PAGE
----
*(English)*Zbl 1036.92029

Summary: Multi-patch models – also known as metapopulation models – provide a simple framework within which the role of spatial processes in disease transmission can be examined. An $n$-patch model which distinguishes between $k$ different classes of individuals is considered. The linear stability of spatially homogeneous solutions of such models is studied using an extension of an analysis technique previously described for a population setting in which individuals migrate between patches according to a simple linear term. The technique considerably simplifies the analysis as it decouples the $nk$ dimensional linearized system into $n$ distinct $k$-dimensional systems.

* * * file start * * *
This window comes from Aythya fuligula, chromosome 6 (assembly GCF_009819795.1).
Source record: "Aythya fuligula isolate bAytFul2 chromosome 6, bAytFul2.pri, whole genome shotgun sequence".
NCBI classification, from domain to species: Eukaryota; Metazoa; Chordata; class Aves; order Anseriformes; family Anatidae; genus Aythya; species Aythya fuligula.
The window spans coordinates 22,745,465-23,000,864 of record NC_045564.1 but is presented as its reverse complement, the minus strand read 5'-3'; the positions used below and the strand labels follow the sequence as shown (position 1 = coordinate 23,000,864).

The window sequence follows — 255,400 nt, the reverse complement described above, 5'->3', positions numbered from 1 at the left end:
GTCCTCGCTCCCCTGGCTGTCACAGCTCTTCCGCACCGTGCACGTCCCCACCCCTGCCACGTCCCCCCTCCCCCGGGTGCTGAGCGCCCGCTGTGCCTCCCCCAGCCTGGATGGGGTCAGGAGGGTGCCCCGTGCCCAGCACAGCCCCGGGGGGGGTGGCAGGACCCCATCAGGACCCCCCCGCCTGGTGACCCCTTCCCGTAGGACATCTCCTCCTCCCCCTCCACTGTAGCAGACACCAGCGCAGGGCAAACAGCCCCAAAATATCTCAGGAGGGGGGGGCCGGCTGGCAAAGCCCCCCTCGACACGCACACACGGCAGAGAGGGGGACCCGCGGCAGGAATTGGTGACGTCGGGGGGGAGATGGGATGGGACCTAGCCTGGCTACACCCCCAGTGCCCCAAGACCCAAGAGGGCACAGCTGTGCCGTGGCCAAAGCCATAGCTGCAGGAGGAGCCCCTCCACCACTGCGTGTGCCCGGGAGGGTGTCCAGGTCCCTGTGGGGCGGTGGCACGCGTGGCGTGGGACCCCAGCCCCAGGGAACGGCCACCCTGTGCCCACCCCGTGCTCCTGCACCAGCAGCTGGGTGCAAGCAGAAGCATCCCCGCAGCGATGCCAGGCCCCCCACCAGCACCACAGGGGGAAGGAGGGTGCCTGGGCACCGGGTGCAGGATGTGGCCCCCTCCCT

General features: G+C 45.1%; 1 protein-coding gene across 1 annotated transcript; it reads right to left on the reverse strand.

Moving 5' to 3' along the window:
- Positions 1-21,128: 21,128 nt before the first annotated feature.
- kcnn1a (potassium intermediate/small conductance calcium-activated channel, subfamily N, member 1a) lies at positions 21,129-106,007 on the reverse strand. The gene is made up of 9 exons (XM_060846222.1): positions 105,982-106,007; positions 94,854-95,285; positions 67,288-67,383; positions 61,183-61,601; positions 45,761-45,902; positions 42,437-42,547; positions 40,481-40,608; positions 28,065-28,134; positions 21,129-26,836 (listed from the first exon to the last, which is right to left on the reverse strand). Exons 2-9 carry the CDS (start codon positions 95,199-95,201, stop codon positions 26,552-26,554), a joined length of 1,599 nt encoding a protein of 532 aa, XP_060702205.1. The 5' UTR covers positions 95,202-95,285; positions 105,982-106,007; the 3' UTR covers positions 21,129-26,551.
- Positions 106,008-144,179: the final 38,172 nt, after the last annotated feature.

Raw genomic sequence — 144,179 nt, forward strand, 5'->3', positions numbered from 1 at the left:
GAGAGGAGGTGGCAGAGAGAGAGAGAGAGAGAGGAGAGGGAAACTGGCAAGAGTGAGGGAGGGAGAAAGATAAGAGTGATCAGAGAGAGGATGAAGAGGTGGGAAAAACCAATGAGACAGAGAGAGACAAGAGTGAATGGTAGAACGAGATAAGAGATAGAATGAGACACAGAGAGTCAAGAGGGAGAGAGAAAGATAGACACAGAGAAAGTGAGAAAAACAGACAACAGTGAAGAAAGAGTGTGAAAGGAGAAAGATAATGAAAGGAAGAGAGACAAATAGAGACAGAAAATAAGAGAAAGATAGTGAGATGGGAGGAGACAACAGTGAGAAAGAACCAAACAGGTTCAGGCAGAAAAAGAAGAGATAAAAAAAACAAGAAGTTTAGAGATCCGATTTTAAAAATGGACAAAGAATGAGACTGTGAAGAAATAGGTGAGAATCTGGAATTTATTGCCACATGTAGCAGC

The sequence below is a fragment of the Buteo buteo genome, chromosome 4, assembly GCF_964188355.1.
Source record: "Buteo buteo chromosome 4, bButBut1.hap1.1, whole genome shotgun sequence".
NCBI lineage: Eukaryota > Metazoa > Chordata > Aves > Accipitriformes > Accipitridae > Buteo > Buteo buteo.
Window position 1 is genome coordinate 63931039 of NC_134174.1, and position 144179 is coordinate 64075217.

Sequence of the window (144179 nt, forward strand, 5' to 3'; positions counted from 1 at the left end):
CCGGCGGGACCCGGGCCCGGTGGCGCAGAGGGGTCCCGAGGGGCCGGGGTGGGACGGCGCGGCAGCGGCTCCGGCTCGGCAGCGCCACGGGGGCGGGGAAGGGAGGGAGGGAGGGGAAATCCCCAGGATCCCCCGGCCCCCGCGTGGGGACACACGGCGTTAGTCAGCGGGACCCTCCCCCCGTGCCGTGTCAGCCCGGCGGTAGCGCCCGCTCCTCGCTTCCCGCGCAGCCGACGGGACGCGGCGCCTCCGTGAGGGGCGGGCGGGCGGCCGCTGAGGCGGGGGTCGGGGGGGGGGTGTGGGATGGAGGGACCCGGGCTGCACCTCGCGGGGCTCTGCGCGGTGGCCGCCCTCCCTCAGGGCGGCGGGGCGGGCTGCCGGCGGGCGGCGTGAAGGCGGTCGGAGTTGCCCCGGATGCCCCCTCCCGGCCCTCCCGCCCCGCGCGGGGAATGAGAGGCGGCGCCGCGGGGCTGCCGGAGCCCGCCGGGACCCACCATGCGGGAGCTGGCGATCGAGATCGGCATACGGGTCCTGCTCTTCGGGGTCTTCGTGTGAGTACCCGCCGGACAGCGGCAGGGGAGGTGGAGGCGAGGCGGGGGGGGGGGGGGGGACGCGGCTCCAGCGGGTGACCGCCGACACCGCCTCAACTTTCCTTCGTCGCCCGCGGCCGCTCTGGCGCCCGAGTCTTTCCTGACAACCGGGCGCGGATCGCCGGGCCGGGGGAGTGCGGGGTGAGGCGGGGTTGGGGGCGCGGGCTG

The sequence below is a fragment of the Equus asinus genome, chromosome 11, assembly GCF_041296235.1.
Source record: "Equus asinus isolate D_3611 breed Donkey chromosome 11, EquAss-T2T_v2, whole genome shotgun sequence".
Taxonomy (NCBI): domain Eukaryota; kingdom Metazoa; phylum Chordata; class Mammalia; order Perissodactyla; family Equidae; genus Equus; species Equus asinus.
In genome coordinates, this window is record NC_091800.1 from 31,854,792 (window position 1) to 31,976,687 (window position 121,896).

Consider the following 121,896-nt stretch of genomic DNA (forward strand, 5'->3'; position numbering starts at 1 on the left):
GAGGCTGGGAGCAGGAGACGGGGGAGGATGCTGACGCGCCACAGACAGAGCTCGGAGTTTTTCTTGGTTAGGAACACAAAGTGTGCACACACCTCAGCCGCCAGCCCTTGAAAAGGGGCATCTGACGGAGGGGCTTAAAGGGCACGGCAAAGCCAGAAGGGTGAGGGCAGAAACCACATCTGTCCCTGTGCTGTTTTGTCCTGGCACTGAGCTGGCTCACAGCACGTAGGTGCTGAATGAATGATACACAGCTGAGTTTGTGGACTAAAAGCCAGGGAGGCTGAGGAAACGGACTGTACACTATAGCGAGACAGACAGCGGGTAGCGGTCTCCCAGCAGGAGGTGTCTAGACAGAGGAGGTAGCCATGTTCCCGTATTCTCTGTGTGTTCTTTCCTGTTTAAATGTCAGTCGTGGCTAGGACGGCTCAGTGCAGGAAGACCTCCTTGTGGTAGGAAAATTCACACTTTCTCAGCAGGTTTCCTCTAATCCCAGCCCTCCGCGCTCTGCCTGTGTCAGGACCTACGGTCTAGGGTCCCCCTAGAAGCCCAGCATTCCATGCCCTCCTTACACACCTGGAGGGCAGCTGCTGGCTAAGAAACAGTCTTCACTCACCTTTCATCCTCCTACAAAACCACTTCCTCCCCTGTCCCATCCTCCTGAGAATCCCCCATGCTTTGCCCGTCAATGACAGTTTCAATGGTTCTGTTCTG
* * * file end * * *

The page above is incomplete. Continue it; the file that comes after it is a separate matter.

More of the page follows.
An important feature of the spatial epidemiological model is that the spatial coupling may involve nonlinear terms. As an example of the use of this technique, the dynamical behavior in the vicinity of the endemic equilibrium of a symmetric SIR model is decomposed into spatial modes. For parameter values appropriate for childhood diseases, expressions for the eigenvalues corresponding to in-phase and out-of-phase modes are obtained, and it is shown that the dominant mode of the system is an in-phase mode. Furthermore, the out-of-phase modes are shown to decay much more rapidly than the in-phase mode for a broad range of coupling strengths.

##### MSC:

92D30 | Epidemiology |